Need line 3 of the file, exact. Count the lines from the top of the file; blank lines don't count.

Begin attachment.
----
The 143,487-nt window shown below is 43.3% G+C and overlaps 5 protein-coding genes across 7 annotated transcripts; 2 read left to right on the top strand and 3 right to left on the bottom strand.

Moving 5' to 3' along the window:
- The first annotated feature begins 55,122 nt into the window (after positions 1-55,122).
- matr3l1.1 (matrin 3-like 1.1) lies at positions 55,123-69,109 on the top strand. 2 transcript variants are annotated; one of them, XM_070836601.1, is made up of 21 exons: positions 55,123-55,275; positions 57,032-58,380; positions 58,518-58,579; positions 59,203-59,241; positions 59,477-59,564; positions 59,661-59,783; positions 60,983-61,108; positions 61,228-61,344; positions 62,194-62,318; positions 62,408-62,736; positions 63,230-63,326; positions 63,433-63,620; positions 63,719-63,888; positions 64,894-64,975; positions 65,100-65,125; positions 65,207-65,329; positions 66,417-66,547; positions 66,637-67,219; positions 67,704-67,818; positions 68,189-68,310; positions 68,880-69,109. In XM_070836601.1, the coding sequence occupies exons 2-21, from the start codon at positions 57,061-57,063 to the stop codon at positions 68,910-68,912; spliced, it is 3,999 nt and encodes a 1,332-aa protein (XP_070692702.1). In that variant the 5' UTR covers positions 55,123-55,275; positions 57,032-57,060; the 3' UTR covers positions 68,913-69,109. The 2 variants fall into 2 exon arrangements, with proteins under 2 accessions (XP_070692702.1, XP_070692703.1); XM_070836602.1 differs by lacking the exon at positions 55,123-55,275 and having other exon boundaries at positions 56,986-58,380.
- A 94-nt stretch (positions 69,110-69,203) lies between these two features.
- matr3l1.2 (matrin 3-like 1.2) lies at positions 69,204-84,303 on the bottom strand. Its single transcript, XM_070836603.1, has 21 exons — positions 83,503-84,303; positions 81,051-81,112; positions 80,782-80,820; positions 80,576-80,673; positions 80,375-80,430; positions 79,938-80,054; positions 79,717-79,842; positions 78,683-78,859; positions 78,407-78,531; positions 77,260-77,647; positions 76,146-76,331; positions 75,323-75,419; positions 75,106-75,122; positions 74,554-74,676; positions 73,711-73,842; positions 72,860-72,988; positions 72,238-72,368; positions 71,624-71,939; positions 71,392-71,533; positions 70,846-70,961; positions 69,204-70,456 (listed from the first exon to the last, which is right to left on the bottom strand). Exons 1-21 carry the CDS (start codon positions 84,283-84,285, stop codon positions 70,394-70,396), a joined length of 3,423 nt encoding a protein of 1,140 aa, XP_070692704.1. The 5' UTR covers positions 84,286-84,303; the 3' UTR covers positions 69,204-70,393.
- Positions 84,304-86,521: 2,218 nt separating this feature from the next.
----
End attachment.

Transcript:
- The first annotated feature begins 55,122 nt into the window (after positions 1-55,122).